You might recall that back in September, I published a podcast episode on Colony Collapse Disorder (CCD) — a malady that has been wreaking some serious havoc on honeybee colonies in the U.S. and Europe. The episode was prompted by a rather breathless press release, unveiling a study that purported to explain CCD as the end-result of an infection with Israeli Acute Paralysis Virus (IAPV), apparently brought to the U.S. by bees imported from Australia to boost already suffering colonies in the U.S. Not being an apiarist myself, I could only say that this sounded promising, but very preliminary.
In the meantime, I received some email that cast very serious doubt on the methodology used in the study. I was trying to confirm the information in that email when more news hit the street about a week ago (sorry, I’ve been really really busy at home) that puts this all in a new light.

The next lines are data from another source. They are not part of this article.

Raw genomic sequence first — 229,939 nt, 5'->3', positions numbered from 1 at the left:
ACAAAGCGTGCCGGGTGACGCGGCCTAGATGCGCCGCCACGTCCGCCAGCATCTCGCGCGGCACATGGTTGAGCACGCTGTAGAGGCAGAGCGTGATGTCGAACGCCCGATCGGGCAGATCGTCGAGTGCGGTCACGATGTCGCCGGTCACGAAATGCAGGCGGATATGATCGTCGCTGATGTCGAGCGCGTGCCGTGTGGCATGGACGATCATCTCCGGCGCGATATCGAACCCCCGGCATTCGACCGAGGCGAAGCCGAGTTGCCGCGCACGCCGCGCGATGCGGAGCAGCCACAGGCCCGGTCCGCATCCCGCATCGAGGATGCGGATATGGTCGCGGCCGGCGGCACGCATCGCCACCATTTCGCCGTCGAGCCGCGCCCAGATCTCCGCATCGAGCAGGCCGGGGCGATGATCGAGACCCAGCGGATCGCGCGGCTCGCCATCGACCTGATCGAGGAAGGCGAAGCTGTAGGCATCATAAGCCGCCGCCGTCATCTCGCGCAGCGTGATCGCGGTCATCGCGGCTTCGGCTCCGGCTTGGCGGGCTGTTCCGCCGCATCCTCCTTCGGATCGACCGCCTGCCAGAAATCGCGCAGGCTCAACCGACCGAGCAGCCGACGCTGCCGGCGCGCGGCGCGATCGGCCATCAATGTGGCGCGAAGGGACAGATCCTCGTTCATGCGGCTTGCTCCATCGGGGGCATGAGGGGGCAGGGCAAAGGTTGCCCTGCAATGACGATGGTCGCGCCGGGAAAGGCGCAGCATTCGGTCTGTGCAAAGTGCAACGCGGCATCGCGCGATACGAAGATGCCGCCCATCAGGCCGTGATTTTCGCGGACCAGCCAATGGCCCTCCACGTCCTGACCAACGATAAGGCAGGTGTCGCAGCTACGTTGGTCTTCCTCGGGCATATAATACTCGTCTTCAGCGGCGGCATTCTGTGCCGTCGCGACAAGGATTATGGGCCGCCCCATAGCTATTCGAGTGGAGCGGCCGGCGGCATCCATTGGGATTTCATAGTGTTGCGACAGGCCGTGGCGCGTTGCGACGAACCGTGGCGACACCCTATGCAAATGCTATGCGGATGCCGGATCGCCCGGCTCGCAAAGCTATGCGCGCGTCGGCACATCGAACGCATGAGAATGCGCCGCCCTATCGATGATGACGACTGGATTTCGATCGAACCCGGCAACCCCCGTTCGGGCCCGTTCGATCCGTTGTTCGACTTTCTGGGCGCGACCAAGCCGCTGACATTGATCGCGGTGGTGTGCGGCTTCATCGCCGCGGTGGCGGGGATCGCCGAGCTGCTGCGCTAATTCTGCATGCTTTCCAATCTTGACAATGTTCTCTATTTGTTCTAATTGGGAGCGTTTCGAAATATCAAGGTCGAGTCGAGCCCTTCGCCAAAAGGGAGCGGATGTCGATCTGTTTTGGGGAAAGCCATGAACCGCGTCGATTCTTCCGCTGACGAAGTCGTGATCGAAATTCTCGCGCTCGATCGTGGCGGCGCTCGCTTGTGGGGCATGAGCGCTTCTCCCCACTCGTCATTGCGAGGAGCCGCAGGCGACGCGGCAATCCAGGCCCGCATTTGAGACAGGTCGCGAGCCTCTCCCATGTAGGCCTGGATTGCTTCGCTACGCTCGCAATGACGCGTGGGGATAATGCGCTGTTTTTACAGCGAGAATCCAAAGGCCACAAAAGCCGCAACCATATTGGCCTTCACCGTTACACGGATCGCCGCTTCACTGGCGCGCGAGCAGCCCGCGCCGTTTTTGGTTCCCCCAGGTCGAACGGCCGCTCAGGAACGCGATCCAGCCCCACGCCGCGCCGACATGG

To make a somewhat long story short(er), the original study stated that IAPV was seen in nearly all the suffering colonies that its authors looked at, none of the healthy ones, and none in the U.S. before 2005 (when Australian bees started being imported into the U.S.). The email that I received asserted that this correlation was (at least) partially due to sloppy work in defining colonies as “healthy” or “ill.” Now a new study reveals that IAPV actually has been in the U.S. since at least 2002 — although nobody yet knows whether or not Australian and pre-2005 U.S. bees had the same strain of the virus.
So again, let me remind everybody (since the media seem prone to forget this point) — when you’re dealing with results from a single unconfirmed study, caution is HIGHLY advised. What’s really needed are multiple controlled studies in which honeybees with known health are exposed to a variety of potential pathogens to see just what is really killing them. Anything short of that is just an interesting bit of news.
Oh, well — on a positive note, at least it seems that commercial agriculture in the U.S. had a decent year, CCD or not.